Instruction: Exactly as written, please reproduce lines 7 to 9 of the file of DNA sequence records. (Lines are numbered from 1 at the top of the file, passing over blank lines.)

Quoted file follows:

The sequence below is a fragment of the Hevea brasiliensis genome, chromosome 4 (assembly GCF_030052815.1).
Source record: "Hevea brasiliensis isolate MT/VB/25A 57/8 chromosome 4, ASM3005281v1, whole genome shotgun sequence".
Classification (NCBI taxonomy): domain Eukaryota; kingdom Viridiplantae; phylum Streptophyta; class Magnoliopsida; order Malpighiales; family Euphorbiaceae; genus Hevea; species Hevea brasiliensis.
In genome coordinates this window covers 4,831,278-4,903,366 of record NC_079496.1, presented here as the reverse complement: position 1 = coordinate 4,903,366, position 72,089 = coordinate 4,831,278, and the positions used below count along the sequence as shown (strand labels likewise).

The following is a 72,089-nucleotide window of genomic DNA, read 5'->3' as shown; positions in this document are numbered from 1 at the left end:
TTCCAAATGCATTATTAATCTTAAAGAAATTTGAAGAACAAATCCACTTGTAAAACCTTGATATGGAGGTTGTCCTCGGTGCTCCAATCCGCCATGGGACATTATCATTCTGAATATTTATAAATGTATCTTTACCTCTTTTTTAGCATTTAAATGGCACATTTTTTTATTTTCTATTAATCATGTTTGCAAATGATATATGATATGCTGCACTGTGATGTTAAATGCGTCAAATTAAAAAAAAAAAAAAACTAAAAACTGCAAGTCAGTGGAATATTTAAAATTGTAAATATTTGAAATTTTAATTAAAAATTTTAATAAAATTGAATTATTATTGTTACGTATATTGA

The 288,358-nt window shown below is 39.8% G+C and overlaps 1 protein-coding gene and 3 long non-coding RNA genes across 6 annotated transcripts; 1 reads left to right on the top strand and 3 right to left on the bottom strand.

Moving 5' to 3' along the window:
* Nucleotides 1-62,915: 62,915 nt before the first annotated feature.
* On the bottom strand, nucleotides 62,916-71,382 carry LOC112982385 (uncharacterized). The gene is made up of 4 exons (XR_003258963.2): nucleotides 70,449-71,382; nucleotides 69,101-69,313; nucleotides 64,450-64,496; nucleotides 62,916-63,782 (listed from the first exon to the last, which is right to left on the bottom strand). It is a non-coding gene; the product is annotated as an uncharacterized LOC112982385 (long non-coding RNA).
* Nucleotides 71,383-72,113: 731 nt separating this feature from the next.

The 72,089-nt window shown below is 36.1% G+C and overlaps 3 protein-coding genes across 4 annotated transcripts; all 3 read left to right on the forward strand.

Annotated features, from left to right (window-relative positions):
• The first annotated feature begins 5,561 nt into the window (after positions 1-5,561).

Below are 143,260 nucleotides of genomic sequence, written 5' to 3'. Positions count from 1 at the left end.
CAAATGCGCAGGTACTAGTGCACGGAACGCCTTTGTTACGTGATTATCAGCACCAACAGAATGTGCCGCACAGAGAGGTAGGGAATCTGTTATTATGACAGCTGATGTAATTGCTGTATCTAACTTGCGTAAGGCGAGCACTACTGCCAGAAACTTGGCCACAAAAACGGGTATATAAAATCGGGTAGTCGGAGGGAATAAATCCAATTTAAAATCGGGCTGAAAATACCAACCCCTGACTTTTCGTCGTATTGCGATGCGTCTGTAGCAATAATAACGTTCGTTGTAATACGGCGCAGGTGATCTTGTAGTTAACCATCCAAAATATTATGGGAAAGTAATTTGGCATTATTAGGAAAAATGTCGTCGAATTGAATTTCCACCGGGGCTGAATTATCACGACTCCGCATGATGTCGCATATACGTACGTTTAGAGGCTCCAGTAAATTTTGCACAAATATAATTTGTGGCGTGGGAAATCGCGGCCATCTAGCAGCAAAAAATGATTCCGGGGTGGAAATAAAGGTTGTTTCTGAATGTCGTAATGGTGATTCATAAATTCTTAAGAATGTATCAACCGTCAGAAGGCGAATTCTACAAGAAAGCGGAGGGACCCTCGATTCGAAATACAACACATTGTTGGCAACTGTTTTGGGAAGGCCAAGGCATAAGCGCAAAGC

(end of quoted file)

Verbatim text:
The 288,358-nt window shown below is 39.8% G+C and overlaps 1 protein-coding gene and 3 long non-coding RNA genes across 6 annotated transcripts; 1 reads left to right on the top strand and 3 right to left on the bottom strand.

Moving 5' to 3' along the window:
* Nucleotides 1-62,915: 62,915 nt before the first annotated feature.